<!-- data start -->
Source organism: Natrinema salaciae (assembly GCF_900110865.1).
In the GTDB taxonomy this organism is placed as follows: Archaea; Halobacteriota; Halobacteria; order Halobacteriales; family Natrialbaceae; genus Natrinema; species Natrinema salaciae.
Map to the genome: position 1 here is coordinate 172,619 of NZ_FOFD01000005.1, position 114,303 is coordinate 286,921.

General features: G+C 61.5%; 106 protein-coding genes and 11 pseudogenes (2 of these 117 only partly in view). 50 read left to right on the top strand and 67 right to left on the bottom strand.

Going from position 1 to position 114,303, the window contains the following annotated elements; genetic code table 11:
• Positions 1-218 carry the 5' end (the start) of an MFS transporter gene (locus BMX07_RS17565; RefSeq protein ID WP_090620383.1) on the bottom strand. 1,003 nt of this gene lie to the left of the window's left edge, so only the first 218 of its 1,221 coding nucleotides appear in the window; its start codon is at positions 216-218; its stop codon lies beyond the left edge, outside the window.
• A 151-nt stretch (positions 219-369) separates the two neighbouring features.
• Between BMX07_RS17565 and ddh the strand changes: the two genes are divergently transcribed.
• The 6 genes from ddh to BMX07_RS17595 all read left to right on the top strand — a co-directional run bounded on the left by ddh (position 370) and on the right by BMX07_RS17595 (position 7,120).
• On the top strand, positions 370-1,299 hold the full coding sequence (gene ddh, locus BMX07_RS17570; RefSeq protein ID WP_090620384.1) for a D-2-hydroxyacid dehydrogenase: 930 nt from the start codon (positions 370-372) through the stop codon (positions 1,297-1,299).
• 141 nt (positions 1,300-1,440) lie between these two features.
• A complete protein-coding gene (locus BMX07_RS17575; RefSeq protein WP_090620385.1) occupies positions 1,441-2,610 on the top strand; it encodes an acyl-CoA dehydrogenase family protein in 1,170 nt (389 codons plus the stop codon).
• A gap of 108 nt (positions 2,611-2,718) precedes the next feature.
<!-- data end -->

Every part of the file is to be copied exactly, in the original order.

Source organism: Natrinema salaciae (assembly GCF_900110865.1).
In the GTDB taxonomy this organism is placed as follows: Archaea; Halobacteriota; Halobacteria; order Halobacteriales; family Natrialbaceae; genus Natrinema; species Natrinema salaciae.
Map to the genome: position 1 here is coordinate 172,619 of NZ_FOFD01000005.1, position 114,303 is coordinate 286,921.

General features: G+C 61.5%; 106 protein-coding genes and 11 pseudogenes (2 of these 117 only partly in view). 50 read left to right on the top strand and 67 right to left on the bottom strand.

Going from position 1 to position 114,303, the window contains the following annotated elements; genetic code table 11:
• Positions 1-218 carry the 5' end (the start) of an MFS transporter gene (locus BMX07_RS17565; RefSeq protein ID WP_090620383.1) on the bottom strand. 1,003 nt of this gene lie to the left of the window's left edge, so only the first 218 of its 1,221 coding nucleotides appear in the window; its start codon is at positions 216-218; its stop codon lies beyond the left edge, outside the window.
• A 151-nt stretch (positions 219-369) separates the two neighbouring features.
• Between BMX07_RS17565 and ddh the strand changes: the two genes are divergently transcribed.
• The 6 genes from ddh to BMX07_RS17595 all read left to right on the top strand — a co-directional run bounded on the left by ddh (position 370) and on the right by BMX07_RS17595 (position 7,120).
• On the top strand, positions 370-1,299 hold the full coding sequence (gene ddh, locus BMX07_RS17570; RefSeq protein ID WP_090620384.1) for a D-2-hydroxyacid dehydrogenase: 930 nt from the start codon (positions 370-372) through the stop codon (positions 1,297-1,299).
• 141 nt (positions 1,300-1,440) lie between these two features.
• A complete protein-coding gene (locus BMX07_RS17575; RefSeq protein WP_090620385.1) occupies positions 1,441-2,610 on the top strand; it encodes an acyl-CoA dehydrogenase family protein in 1,170 nt (389 codons plus the stop codon).
• A gap of 108 nt (positions 2,611-2,718) precedes the next feature.